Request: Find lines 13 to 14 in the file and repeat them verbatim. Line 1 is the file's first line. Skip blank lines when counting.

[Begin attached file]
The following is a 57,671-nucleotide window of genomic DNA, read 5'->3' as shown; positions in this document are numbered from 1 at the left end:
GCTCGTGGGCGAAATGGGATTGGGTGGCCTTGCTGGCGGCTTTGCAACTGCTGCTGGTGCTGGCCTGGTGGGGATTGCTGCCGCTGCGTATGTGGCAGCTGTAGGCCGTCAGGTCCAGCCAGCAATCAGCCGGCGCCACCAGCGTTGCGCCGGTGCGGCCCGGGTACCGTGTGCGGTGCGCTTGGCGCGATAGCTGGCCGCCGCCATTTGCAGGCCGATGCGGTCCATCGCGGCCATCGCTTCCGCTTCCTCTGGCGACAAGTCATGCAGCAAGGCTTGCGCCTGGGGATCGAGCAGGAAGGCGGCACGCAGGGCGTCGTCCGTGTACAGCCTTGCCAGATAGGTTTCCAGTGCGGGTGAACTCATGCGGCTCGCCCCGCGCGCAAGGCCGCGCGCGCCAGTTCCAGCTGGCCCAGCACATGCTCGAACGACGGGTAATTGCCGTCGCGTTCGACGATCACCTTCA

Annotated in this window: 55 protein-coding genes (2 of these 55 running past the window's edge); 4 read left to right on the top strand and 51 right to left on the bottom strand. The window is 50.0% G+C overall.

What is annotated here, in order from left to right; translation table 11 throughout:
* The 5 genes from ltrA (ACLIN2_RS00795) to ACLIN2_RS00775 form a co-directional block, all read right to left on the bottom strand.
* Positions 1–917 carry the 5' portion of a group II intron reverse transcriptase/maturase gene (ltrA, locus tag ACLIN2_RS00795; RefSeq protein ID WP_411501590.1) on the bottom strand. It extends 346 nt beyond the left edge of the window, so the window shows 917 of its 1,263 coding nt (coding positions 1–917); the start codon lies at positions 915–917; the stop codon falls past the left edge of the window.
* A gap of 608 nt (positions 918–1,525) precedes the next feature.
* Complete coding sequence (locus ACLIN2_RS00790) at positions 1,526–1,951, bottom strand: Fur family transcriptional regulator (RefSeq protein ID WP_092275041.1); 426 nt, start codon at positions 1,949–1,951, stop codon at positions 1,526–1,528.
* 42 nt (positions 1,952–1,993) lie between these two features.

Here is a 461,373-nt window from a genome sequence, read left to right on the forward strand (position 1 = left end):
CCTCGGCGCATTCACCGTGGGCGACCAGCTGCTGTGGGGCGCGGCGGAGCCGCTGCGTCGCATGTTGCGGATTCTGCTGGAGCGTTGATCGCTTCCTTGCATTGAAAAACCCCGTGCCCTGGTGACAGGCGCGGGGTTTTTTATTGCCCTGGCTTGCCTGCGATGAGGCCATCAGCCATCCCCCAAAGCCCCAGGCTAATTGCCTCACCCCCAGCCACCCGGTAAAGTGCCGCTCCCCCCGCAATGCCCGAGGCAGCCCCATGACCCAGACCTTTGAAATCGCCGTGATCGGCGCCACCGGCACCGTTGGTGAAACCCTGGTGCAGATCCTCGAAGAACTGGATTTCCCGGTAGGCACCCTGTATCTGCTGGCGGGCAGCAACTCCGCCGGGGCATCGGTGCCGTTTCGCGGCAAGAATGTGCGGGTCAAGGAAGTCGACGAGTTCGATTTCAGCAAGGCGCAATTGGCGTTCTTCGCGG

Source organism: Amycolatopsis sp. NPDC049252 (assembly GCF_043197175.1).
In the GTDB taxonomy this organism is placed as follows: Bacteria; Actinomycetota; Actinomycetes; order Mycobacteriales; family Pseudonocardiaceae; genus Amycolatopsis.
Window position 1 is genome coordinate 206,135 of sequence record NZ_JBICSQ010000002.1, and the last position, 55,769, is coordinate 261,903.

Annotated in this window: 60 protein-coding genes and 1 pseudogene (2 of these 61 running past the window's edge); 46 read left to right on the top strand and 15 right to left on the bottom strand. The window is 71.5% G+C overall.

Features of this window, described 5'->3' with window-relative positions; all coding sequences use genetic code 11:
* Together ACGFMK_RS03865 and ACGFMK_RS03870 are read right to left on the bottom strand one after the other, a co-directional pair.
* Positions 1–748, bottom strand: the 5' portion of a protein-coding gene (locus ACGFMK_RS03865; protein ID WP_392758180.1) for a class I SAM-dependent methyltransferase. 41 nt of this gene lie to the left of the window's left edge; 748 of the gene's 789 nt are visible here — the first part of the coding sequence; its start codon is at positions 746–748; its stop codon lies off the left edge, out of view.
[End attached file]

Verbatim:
In the GTDB taxonomy this organism is placed as follows: Bacteria; Actinomycetota; Actinomycetes; order Mycobacteriales; family Pseudonocardiaceae; genus Amycolatopsis.
Window position 1 is genome coordinate 206,135 of sequence record NZ_JBICSQ010000002.1, and the last position, 55,769, is coordinate 261,903.